The Minister in Haiti (Armour) to the Secretary of State

No. 312

Sir: Confirming my telegram No. 44 of May 12, 1 p.m., I have the honor to inform the Department that the contract for the sale of the Banque Nationale de la République d’Haiti to the Haitian Government was signed on May 12. The contract, together with the law of sanction, is being presented to the Chamber of Deputies by the Minister of Foreign Affairs, M. Laleau, today.

M. Laleau informed me that he intended to present the contract in a vigorous speech calling the attention of the Deputies to the fact that the plan proposed was one which they had all on many occasions insisted was the one they wanted and that now to reject it would be to subject themselves to the accusation of hypocrisy and bad faith.

I have called M. Laleau’s attention to the correction in letter “A” mentioned in paragraph 1 of the Department’s telegram No. 28 of May 15, 4 p.m., regarding the substitution of the phrase, “Board of Directors of the Bank,” for, “The Director of the Bank.” I have also handed him the text of the proposed treaty set forth in the same telegram. [Page 359] He will, I understand, use these documents in informal discussions with the Deputies in order that they may have the whole plan before them when they come to consider and vote on the bank contract and the law of sanction.

In the meantime, the resignation of two members of the Cabinet, MM. Lescot and Hibbert, has been announced. As I have reported to the Department, M. Hibbert is to be replaced by M. Christian Laporte while Titus, the former Minister of Commerce and Justice, is replacing M. Lescot as Minister of Interior and M. Brutus, former Chief of the President’s private Cabinet, is to take over the portfolios of Commerce and Public Works. (M. Hibbert held the combined portfolios of Finance and Public Works.)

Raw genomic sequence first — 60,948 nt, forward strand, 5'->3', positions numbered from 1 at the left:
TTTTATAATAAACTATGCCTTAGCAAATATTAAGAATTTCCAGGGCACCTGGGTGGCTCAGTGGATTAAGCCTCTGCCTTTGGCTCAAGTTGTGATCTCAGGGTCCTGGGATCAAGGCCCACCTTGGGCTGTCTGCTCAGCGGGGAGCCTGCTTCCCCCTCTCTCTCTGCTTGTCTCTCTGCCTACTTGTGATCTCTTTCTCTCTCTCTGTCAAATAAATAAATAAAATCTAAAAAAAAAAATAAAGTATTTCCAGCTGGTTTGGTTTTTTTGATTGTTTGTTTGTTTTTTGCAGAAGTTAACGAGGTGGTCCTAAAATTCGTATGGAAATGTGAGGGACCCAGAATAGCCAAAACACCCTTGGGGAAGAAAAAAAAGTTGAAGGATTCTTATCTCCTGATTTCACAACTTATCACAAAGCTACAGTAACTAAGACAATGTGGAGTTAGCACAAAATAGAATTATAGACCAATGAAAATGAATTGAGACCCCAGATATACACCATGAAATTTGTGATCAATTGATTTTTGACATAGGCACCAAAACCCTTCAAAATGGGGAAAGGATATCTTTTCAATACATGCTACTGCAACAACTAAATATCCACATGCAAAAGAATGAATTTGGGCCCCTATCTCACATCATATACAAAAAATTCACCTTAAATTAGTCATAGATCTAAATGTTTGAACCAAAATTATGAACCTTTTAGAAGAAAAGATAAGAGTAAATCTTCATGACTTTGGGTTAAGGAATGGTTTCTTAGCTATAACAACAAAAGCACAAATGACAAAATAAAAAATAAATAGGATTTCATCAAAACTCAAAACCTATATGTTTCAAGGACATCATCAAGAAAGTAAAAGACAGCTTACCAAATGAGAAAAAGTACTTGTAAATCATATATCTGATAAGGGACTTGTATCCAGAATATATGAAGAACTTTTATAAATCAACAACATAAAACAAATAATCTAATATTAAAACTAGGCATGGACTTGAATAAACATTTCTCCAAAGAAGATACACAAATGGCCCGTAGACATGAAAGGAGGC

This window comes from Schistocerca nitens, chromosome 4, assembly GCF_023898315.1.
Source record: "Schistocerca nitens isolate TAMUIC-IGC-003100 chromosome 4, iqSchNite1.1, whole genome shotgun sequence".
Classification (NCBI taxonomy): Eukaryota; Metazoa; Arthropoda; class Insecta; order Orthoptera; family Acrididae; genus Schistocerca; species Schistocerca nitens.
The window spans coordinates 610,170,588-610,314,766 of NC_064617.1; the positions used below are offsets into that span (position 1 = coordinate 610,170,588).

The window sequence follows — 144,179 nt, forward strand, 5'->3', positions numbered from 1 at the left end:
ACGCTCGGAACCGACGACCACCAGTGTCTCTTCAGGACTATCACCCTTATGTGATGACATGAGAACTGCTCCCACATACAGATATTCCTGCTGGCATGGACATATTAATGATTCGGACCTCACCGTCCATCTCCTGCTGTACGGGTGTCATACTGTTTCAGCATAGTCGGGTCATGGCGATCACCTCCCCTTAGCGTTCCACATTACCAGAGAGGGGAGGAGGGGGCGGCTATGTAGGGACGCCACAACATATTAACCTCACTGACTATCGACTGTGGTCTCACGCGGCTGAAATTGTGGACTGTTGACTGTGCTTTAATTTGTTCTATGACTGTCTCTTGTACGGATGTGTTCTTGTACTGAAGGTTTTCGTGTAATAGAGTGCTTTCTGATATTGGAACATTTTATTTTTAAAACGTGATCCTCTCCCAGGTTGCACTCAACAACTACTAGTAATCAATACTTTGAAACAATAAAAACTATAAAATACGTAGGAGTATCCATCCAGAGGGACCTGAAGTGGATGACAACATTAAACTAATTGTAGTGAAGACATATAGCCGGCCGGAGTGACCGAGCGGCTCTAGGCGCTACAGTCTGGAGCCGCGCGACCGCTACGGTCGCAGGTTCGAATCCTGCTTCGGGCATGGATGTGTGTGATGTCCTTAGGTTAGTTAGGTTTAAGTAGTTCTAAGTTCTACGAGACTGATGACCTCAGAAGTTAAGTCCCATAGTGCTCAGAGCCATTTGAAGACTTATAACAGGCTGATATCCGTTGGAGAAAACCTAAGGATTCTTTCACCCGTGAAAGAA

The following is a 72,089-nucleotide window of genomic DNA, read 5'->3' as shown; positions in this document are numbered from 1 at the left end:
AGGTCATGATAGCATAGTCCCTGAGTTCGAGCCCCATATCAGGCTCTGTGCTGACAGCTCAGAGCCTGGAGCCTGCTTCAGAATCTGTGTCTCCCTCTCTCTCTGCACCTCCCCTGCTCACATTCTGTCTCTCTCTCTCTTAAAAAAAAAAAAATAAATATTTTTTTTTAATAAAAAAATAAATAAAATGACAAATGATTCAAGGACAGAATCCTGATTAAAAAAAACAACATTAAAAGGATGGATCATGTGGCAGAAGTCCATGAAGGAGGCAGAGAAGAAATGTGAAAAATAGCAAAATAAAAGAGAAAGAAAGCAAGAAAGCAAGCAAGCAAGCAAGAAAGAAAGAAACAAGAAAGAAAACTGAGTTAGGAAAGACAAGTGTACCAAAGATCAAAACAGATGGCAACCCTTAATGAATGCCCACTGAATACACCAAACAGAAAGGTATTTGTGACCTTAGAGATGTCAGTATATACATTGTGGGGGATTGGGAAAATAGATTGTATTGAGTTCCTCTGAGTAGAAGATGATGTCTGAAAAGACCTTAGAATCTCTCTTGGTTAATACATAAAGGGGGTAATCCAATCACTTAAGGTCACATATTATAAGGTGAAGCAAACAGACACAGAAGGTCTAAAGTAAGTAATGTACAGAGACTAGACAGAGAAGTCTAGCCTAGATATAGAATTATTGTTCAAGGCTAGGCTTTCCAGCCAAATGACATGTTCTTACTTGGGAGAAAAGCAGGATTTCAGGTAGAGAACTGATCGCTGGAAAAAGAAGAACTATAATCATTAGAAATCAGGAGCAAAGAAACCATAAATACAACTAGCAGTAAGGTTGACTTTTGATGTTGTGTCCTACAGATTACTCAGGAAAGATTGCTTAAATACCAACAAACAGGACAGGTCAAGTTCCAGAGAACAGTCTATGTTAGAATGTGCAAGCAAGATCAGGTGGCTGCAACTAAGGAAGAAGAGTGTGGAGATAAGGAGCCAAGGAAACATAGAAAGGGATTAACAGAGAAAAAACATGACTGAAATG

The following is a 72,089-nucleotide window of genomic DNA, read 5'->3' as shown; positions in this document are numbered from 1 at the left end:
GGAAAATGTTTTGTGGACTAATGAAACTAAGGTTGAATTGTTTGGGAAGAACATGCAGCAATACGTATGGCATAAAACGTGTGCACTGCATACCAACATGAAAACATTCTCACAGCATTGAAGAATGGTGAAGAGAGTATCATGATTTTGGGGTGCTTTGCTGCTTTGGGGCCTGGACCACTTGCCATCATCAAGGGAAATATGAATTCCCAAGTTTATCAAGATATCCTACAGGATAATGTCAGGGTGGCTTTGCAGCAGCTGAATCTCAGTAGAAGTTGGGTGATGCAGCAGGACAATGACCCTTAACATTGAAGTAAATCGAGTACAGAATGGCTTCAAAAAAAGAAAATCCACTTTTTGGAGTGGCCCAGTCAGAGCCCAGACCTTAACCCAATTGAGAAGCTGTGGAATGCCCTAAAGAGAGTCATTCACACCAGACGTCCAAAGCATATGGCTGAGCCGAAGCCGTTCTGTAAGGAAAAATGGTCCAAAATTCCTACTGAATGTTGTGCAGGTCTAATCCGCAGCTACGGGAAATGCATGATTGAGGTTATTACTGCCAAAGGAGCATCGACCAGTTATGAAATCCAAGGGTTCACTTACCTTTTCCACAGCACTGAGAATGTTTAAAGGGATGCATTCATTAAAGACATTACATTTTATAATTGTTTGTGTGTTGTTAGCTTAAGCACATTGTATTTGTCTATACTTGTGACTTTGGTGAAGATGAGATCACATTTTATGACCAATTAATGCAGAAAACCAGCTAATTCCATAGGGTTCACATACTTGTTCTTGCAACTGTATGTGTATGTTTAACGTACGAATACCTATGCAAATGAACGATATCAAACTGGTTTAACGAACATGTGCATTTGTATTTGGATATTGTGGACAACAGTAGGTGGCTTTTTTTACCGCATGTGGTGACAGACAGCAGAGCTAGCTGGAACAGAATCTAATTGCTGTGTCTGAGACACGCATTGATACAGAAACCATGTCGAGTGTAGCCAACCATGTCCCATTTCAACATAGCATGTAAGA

While it is hoped that this concession by the President to the opposition forces will perhaps have the effect of winning them over, a strong subterranean attack against the purchase of the bank, and in fact the whole plan as explained to the public through the press, has developed. Curiously enough, the Chamber of Deputies, which has hitherto supported the President, seems to be even stronger in its opposition to the bank purchase than the Senate. The Deputies, in particular, have been open in charges of venality against the Government and the usual group of sordid rumors that seem always ready to be launched at a time like this are once more circulating. …

There is little doubt in my mind that the early opposition to the bank sale was based upon a very real fear among the more seriously inclined that the bank, once purchased, would become a prey to local politics but the publication of the contract and the restrictions imposed therein, as well as the announcement that the present personnel of the bank is to continue, with the possible exception of the Director, has reassured those who were honestly apprehensive.

I shall not fail to keep you fully informed of developments. In the meantime, however, I fear that I must warn the Department that the situation, as it appears today, is by no means settled and that there is a possibility that the plan which has been evolved with so much care and effort and that represents all that the most exigent Haitian could ever have desired may, after all, be rejected through the selfish attitude of a small group who really do not wish to see a solution to the present problem. I hope that my fears may not prove justified but I feel it my duty to mention this possibility in order that the Department may not be taken by surprise should such an unfortunate eventuality occur.

Respectfully yours,

Norman Armour